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C04P09 – Her favorite

C04P09 – Her favorite published on 17 Comments on C04P09 – Her favorite

It’s interesting, as a creator, to see how readers respond to things in different ways. When I mentioned Vepina in this page, I did not expect AT ALL how many people would start asking questions about her. SO, just because people were that interested, I decided in this chapter to include a few more tid-bits about the mysterious Vepina. 🙂

I’ve always enjoyed fairy tales, so it only made sense when world-building to invent a few for the different cultures. In OUR culture, my favorite fairy tale has always been Eleven Swans, about the princess who had her eleven brothers turned into swans by her evil step-mother. The only way the curse could be broken was to weave each brother a sweater made from stinging nettles, all while obeying a vow of silence. Since the nettles could only be found in grave-yards, people began to believe she was a witch. Just before she was burned to death, she flung the sweaters out to her eleven swan brothers, who all turned back into humans. Except for the last brother, for his sister did not quite have time to finish the sleeve of his sweater. Although most of his body returned to normal, one arm was forever a swan’s wing. Something about the bitter-sweet nature of that tale has always appealed to me. I was never satisfied with purely happy endings, even as a child!

Do you have a favorite fairy tale?


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Ahh, I heard a different version of that story! I knew it as the Six Swans – the Princess wove the shirts out of starwort, ended up marrying a king during her years of silence, was set up by her suspicious mother-in-law so that it looked like she had eaten her own children, and was accused of witchcraft for that reason.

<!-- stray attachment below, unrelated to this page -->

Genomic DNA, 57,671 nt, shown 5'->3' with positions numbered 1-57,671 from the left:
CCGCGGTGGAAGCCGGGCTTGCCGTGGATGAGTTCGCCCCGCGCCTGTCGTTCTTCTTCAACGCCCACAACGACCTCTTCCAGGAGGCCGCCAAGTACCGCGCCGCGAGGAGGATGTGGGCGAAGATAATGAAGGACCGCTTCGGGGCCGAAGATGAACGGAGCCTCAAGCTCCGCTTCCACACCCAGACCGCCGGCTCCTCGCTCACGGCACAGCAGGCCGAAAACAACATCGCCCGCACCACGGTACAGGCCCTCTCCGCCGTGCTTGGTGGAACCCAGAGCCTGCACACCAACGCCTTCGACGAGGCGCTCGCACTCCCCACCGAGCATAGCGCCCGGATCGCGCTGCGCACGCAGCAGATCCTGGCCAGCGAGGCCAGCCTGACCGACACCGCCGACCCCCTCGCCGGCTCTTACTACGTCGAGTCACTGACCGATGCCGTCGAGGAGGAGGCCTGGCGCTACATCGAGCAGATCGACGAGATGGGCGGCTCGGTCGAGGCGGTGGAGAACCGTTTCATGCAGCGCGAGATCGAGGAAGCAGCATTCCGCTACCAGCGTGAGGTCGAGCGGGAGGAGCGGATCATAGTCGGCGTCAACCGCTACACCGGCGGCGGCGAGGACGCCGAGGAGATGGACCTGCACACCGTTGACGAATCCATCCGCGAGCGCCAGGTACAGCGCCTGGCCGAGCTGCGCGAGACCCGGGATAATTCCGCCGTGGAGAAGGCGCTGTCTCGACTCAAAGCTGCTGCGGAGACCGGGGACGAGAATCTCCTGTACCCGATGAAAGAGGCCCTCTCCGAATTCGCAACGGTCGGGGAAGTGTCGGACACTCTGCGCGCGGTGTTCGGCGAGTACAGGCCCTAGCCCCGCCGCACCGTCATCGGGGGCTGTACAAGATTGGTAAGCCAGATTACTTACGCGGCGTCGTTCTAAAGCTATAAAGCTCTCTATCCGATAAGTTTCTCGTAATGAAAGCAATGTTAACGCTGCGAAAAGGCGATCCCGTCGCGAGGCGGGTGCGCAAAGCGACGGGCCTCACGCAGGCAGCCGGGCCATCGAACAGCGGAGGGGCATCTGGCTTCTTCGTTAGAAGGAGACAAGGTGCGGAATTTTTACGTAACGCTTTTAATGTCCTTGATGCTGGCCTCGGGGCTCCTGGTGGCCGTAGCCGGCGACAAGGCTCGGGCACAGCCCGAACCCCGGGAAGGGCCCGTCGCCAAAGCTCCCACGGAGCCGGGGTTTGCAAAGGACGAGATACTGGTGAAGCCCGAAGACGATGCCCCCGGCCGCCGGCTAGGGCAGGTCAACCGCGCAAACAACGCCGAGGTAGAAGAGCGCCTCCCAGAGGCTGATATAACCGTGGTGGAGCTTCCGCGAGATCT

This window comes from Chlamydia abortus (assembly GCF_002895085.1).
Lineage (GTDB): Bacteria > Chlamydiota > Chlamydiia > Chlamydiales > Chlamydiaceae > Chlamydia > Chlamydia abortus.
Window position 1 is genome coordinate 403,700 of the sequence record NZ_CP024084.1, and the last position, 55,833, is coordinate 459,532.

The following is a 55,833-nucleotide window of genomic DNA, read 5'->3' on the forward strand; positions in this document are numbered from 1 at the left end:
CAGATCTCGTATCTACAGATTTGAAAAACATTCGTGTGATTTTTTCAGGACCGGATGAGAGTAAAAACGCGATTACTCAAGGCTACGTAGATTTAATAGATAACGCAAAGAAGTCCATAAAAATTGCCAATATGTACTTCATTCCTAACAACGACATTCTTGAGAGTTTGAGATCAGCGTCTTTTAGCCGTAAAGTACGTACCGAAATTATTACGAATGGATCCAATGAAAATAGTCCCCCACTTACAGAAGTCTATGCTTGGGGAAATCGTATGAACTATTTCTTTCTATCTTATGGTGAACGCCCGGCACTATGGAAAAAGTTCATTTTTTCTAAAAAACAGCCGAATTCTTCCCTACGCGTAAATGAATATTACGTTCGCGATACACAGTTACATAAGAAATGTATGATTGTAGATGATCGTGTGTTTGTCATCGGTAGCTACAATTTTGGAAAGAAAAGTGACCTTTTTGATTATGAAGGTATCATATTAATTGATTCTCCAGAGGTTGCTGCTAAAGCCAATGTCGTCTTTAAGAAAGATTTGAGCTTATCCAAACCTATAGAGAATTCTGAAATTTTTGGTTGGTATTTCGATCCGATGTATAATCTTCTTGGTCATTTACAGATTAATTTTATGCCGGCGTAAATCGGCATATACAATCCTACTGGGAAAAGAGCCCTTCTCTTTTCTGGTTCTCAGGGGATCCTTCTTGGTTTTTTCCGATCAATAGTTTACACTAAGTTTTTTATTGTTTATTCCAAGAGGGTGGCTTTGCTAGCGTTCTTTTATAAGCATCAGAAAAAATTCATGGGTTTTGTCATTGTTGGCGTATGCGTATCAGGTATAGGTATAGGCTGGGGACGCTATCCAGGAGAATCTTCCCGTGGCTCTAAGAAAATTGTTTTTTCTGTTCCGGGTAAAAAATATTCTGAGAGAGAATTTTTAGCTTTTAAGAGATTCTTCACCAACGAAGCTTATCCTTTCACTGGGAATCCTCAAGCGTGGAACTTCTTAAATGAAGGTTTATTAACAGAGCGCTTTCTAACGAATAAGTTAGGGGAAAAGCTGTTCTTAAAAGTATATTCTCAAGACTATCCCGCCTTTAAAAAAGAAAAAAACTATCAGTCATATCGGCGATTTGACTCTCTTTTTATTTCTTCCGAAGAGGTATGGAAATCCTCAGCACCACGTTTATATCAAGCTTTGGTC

I think the reason I loved the story so much was because of the absolutely beautiful illustrations my copy had. Aaah. So colourful!

I love how variations on the tale can change it — I have a book of Grimm’s fairy tales, and there are just pages and pages of nearly-identical stories, but each one of them has a slightly different end. Your copy looks absolutely gorgeous! I’m tempted to buy one of my own!

Oh! that’s one of my fave fairy tales! It was so nice of the king (prince?) to let her keep her knitting right through the fire.

The one I like best is “The Ugly Duckling”, but it has to be the unabridged version by Hans Christian Andersen. The story tells of a homely little bird born in a barnyard who suffers much abuse from his surroundings until,after running away and almost freezing to death over winter, much to his delight (and to the surprise of others), he matures into a beautiful swan, the most beautiful bird of all, and is welcomed by the other swans.

In an odd way, the Ugly Duckling was appropriated for all the Rudolf the Red-nosed reindeer stories. It has the same basic premise — being born differently and scorned as a child doesn’t mean you can’t grow up to be a celebrated member of your society!

This is almost comic…if it weren’t for our soldier getting his face ripped off!

Pakku! D:

I always loved that story, too. My favorite was this one about a pair of girls who lived alone in the woods and a bear who was actually a prince transformed by a wicked dwarf. I thought it was terribly romantic. And the girls did all the work saving him. (I *will* use that bear in something. I love stealing things from fairy tales.)